|Google WMT Link Counts: Total vs Incoming vs Discovered Date|
Looking into my links as per Google WMT.
This post is just about the possible effects on my site of incoming links.
There may be 5 or 6 links I have "arranged to get" in 13 years, all back in 2003/4
I just took a few minutes to down load the, Incoming Links and Links Discovered by Date tables for my site from Google WMT.
The "More Sample Links" I didn't download (probably should have looked at those too.)
I haven't sorted out yet how many of these links/domains are actually relevant to my site and how many are "spam" so to speak. But it's pretty obvious a good % are spammy.
The total links count was something like 53,000
The incoming links table showed 1,000 domains and how many links come from each, (I guess that's the limit for that table). I guess this is by the domain name where the link(s) reside.
The big dog in this group sends 35,901 links. It is a relevant site and I guess most of those links are from a site wide links list on their pages. A few links from that site appear to be from some of their members comments in their forum.
A couple other sites send 5/6,000 links each, <removed example> is one of those. One sends all links to my home page, the other sends links to 644 of my pages.
The "Discovered by Date" table listed something like 13,000 links going all the way back to 2004. Lots of multiples domain listings here. Some domains seem to have posted a ton of links all at once, or at least they were all discovered in one shot.
Other domains are listed for several different dates, some covering long spans of time.
So, what to do, if anything?
Traffic wise the site is hurting big time across all search engines.
But this post is just about the possible effects of the incoming links.
Any comments would be appreciated.
[edited by: Robert_Charlton at 2:56 am (utc) on Aug 16, 2013]
[edit reason] removed exemplified sitename [/edit]
"Traffic wise the site is hurting big time across all search engines."
Firstly, I would check and find out what the traffic drop patterns look like. do they coincide with Panda? With Penguin? Both? Some other algo change?
Secondly, you are probably going to have to do a better analysis of the links.
- nofollow links can be ignored.
- crappy scraper sites (like the kind that scrape google search results or wikipedia pages) can probably be ignored (or make low priority).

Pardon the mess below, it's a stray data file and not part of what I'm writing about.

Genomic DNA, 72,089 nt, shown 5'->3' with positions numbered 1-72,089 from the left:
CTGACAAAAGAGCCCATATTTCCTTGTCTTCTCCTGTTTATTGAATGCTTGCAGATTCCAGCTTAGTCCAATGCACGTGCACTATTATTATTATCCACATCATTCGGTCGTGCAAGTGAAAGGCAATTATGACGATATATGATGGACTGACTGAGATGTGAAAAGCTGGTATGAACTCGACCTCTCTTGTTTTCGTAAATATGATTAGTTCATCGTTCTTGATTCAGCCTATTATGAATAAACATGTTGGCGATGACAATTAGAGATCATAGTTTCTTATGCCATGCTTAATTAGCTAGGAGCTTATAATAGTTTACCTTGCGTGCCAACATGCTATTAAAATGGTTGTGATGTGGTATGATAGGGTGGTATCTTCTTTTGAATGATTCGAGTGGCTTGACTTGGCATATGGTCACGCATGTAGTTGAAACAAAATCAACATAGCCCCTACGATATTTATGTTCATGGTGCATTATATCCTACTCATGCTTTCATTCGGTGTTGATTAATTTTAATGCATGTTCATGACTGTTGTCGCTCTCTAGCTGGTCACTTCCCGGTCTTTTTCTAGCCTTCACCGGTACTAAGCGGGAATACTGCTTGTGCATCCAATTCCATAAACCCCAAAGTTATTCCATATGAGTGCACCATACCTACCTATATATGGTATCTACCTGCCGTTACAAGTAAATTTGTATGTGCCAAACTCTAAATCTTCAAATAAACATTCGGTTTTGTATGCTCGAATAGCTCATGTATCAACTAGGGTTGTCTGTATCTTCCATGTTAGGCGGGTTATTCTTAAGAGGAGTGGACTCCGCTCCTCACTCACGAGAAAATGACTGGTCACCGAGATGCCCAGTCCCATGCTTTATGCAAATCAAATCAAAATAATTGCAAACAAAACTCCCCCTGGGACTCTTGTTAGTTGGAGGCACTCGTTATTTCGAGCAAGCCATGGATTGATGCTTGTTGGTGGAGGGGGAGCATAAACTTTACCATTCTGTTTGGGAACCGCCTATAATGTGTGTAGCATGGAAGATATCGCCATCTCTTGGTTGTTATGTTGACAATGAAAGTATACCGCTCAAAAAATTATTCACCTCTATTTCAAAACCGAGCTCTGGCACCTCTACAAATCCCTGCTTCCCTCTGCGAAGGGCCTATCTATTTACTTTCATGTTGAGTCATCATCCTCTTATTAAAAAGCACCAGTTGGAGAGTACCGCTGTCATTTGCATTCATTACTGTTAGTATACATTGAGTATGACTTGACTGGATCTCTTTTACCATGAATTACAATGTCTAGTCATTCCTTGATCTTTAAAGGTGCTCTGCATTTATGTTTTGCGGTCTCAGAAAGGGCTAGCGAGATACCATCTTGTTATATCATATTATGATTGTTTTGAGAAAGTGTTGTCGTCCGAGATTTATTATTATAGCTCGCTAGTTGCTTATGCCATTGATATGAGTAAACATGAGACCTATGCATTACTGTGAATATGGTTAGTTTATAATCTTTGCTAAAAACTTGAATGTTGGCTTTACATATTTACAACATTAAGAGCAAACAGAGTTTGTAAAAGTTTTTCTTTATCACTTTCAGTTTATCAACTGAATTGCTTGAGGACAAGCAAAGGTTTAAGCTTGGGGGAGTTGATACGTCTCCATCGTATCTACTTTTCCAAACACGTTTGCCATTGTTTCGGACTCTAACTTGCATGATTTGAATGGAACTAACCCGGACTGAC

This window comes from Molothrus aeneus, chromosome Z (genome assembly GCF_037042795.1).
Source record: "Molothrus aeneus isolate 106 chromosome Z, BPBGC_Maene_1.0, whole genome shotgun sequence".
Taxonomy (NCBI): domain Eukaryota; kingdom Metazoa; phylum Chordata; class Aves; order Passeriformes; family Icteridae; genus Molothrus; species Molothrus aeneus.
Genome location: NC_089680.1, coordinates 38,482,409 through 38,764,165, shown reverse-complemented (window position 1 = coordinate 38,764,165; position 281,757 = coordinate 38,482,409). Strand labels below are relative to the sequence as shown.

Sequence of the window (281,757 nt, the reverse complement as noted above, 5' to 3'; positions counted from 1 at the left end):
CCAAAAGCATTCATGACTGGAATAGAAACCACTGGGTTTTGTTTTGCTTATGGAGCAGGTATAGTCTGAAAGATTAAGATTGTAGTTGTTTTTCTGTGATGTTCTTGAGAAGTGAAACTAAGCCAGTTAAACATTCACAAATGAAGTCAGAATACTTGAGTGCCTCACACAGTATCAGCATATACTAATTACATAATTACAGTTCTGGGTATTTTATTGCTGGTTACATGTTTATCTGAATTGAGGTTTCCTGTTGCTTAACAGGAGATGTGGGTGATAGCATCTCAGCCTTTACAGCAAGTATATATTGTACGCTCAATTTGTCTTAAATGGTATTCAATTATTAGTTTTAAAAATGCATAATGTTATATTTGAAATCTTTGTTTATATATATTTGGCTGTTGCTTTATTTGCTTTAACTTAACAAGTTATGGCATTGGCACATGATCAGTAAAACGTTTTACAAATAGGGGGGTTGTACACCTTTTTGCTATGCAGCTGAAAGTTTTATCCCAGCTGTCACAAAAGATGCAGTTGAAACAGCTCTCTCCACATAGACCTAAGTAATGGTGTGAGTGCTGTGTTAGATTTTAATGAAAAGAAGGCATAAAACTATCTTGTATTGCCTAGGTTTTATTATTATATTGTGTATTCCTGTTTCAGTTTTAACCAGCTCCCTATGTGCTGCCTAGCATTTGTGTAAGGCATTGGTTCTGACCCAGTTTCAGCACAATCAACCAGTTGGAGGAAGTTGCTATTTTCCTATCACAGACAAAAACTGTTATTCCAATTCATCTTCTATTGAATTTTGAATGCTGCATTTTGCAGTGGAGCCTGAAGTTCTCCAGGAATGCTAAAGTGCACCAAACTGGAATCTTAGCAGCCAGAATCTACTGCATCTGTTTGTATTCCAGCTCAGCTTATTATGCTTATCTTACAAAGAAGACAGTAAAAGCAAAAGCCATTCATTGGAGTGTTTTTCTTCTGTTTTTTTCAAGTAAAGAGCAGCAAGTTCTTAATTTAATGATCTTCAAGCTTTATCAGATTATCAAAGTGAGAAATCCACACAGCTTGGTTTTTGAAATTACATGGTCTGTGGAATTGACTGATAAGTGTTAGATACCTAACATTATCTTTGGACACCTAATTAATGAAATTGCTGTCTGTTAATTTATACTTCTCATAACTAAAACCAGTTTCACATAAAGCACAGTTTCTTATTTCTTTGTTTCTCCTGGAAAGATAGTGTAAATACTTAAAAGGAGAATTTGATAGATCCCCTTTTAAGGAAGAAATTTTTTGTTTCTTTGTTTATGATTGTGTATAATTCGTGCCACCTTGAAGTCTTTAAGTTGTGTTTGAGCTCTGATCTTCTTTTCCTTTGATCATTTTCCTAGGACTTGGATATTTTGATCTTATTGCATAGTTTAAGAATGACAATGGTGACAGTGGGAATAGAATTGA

- Figure out which links, if they were pointing to your competitors instead of you, would you think were "unfair" and that your competitors were gaming the system?
Looking back, except for Panda 1 it's been a long slow decline since early 2010. Panda 1 essentially instantly cut my traffic by 35% which turned into 50% by the end of 2011.
I'll have to look for a list of Penguin dates to correlate that, but I don't recall any immediately noticeable impacts from it.
And part of what confuses me is the slide in traffic from Bing and Yahoo that more or less has happened at the same time as G, although at a somewhat slower rate of decline.
Are your sure your site:
- Doesn't have spam on it?
- Doesn't have canonical errors?
- Hasn't been hacked / has malware on it?
Also, were you able to rectify whatever it was that Penguin had punished you for?
It seems unusual that your bing and yahoo traffic would decline as well, unless there is something that is being overlooked...
|- Doesn't have spam on it? |
The closest I think I've come to "spam" is UGC event listings that were probably intentionally submitted/posted word for word by the original authors on a 3 or 4 sites that offered event listing sections. ALL of these were carefully read/edited-as-needed by me before going live on my site.
I discontinued this part of the site late last year because it was just too hard to keep up with.
I also had 29 - 30 links pages that had a combined total of maybe 1,400 outbound links, NONE of which were arranged reciprocal links. Some of those sites probably linked to my site, but NONE of those inbound links were pre-arranged/asked-for/etc.